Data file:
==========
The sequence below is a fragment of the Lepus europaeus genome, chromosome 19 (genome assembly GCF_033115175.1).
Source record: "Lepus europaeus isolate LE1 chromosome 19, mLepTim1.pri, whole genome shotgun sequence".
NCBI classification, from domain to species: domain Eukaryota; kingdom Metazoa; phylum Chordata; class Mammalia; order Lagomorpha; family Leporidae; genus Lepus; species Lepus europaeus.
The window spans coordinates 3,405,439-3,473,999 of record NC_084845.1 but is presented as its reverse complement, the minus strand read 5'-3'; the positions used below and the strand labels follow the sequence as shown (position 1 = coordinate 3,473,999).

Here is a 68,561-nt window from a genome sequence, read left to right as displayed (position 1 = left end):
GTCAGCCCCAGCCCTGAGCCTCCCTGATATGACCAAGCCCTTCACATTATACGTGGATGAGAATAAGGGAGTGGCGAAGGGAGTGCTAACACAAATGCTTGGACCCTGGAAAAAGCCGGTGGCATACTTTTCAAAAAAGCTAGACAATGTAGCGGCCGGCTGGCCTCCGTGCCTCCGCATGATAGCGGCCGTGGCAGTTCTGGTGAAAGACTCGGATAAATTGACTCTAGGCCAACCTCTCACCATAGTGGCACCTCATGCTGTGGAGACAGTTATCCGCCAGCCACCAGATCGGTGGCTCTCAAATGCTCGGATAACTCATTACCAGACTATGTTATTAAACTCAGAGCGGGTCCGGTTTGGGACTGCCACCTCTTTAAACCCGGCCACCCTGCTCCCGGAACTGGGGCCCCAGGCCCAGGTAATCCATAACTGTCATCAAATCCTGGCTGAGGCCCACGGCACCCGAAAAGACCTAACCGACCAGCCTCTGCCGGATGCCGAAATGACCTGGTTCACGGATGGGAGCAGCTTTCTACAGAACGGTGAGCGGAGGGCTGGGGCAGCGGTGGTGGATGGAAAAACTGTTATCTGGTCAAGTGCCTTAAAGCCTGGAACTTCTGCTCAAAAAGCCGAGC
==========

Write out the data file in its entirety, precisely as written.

The sequence below is a fragment of the Lepus europaeus genome, chromosome 19 (genome assembly GCF_033115175.1).
Source record: "Lepus europaeus isolate LE1 chromosome 19, mLepTim1.pri, whole genome shotgun sequence".
NCBI classification, from domain to species: domain Eukaryota; kingdom Metazoa; phylum Chordata; class Mammalia; order Lagomorpha; family Leporidae; genus Lepus; species Lepus europaeus.
The window spans coordinates 3,405,439-3,473,999 of record NC_084845.1 but is presented as its reverse complement, the minus strand read 5'-3'; the positions used below and the strand labels follow the sequence as shown (position 1 = coordinate 3,473,999).

Here is a 68,561-nt window from a genome sequence, read left to right as displayed (position 1 = left end):
GTCAGCCCCAGCCCTGAGCCTCCCTGATATGACCAAGCCCTTCACATTATACGTGGATGAGAATAAGGGAGTGGCGAAGGGAGTGCTAACACAAATGCTTGGACCCTGGAAAAAGCCGGTGGCATACTTTTCAAAAAAGCTAGACAATGTAGCGGCCGGCTGGCCTCCGTGCCTCCGCATGATAGCGGCCGTGGCAGTTCTGGTGAAAGACTCGGATAAATTGACTCTAGGCCAACCTCTCACCATAGTGGCACCTCATGCTGTGGAGACAGTTATCCGCCAGCCACCAGATCGGTGGCTCTCAAATGCTCGGATAACTCATTACCAGACTATGTTATTAAACTCAGAGCGGGTCCGGTTTGGGACTGCCACCTCTTTAAACCCGGCCACCCTGCTCCCGGAACTGGGGCCCCAGGCCCAGGTAATCCATAACTGTCATCAAATCCTGGCTGAGGCCCACGGCACCCGAAAAGACCTAACCGACCAGCCTCTGCCGGATGCCGAAATGACCTGGTTCACGGATGGGAGCAGCTTTCTACAGAACGGTGAGCGGAGGGCTGGGGCAGCGGTGGTGGATGGAAAAACTGTTATCTGGTCAAGTGCCTTAAAGCCTGGAACTTCTGCTCAAAAAGCCGAGC